Peter Dimmock

Forename/s: 
Peter
Family name: 
Dimmock
Work area/craft/role: 
Company: 
Industry: 
Interview Number: 
155
Interview Date(s): 
27 Sep 1990
Production Media: 
Duration (mins): 
120
Access restrictions: 

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Interview

Audio Interview with Peter Dimmock

Transcript

Extract from interview with Peter Dimmock in 1990, about the BBC’s television coverage of the Coronation in 1953

"The Olympic Games was quite successfully but we are talking about a very very small television audience because television didn't really take off until 1953 –Oh we did a lot of firsts; we did Royal Ascot, that had never been televised before the War and we did the State Opening of Parliament – I got to remember the order, no these came later but the really big event was the Coronation because this was the watershed in 1953.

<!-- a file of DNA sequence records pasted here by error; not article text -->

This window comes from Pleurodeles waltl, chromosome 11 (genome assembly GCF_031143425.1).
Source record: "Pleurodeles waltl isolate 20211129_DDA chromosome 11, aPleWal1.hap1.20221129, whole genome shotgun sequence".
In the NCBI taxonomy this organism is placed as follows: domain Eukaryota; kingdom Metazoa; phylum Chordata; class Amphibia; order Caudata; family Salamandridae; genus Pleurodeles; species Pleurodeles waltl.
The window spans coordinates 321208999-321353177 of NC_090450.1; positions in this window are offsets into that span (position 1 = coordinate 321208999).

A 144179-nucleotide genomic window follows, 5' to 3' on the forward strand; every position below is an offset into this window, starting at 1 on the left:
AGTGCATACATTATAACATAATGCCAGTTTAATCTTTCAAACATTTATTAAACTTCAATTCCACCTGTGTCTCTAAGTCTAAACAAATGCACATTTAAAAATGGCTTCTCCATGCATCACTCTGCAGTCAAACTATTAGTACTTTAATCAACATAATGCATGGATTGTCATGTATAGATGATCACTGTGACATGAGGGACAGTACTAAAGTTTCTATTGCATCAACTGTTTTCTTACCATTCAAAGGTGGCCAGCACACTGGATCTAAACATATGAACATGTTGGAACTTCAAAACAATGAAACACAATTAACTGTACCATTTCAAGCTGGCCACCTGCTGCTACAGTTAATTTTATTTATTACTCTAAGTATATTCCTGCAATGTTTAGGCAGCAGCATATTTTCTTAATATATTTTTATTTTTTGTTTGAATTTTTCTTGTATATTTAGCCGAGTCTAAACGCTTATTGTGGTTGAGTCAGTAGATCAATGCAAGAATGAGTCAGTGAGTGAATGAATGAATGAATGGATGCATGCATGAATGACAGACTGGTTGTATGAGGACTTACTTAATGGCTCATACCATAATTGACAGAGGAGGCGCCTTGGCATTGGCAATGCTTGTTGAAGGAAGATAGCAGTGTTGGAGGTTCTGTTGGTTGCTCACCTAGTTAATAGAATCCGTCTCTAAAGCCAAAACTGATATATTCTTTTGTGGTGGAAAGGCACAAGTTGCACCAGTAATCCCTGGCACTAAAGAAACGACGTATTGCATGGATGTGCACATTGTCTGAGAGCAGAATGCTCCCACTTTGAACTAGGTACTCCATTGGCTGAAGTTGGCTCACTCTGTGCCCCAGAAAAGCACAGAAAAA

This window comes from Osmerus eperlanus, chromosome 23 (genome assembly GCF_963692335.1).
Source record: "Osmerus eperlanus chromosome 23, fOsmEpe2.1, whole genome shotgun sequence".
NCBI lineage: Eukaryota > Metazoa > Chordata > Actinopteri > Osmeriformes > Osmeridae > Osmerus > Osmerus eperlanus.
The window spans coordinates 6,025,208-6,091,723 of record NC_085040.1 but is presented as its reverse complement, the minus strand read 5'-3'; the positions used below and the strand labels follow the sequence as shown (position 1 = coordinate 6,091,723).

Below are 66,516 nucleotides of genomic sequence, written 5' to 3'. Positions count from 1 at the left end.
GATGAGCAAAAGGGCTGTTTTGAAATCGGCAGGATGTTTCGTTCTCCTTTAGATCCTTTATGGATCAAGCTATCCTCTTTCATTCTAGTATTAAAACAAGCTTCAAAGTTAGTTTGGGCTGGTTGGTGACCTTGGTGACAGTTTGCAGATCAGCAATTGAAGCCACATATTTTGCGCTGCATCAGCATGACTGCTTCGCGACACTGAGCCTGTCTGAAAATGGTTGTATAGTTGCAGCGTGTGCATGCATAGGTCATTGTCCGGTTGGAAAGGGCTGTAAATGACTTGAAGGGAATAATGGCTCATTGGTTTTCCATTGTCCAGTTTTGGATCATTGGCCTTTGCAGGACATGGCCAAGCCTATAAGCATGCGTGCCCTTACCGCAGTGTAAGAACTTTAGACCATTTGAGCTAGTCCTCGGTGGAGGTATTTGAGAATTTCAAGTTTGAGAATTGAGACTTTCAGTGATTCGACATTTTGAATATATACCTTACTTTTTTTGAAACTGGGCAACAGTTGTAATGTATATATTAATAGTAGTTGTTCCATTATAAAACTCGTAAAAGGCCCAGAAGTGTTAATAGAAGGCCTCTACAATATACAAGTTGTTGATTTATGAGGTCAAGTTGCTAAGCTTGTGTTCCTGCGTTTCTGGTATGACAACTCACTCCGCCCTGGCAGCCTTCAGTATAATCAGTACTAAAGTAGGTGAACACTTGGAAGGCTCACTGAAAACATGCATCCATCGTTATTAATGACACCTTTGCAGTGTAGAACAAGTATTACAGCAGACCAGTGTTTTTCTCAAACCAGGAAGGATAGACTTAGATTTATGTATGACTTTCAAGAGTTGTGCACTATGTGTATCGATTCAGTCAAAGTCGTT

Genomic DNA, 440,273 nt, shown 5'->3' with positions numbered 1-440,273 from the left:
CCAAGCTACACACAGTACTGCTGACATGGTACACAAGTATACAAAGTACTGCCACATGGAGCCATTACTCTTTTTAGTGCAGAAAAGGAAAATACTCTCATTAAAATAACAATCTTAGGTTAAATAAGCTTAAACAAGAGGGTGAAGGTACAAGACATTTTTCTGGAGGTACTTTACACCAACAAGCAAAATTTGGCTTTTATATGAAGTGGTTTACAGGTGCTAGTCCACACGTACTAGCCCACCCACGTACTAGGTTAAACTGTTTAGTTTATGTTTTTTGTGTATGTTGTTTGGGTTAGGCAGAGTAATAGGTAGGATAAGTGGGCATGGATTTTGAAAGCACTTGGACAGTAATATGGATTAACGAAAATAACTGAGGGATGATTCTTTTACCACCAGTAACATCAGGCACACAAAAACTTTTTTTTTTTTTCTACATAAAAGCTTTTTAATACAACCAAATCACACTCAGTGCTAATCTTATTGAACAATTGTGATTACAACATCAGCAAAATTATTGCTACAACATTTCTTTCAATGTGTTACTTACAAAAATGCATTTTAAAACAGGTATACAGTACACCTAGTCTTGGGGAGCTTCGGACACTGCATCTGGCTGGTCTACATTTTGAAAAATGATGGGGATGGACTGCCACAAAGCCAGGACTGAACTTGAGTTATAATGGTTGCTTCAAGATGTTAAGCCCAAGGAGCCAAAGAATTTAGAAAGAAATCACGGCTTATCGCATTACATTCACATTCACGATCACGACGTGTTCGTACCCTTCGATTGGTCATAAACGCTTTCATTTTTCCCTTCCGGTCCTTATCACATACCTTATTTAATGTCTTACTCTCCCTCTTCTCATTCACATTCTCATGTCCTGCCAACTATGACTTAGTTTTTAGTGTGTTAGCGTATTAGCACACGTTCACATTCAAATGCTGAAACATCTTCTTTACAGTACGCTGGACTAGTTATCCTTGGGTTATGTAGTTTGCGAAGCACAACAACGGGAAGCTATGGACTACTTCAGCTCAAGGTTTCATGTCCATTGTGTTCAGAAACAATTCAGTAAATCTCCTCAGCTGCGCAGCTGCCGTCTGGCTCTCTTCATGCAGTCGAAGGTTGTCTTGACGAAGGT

We brought in every piece of equipment. By that time, television had expanded to the regions and the units based out in the regions. We brought them all to London plus borrowed some equipment from the studio as well and we did it really like a military exercise. Seymour de Lotbiniere (BBC Head of Television and Radio Outside Broadcasts), who I referred to earlier, was wonderful because he masterminded the commentary side of it. He and Richard Dimbleby sat down for hours on end writing and rewriting his commentary for the Abbey Service. I produced the Coronation service from the Abbey. But up till then the Television Service had been regarded, certainly by Broadcasting House but also by the public and particularly the Establishment, as really a ‘Peeping Tom’ and I mean nobody ever talked about it at dinner parties, they didn’t talk about television at all and you never admitted you watched television even if you did and a lot of people hadn’t got sets. But of course the moment it was announced, and there is a whole story about how we came to televise the Coronation, but once it was announced that we were going to televise it, everybody wanted a set. It was the biggest bonanza for the manufacturers that could ever have happened and it did mark the respectability of television. Suddenly everybody sat up and took notice of it.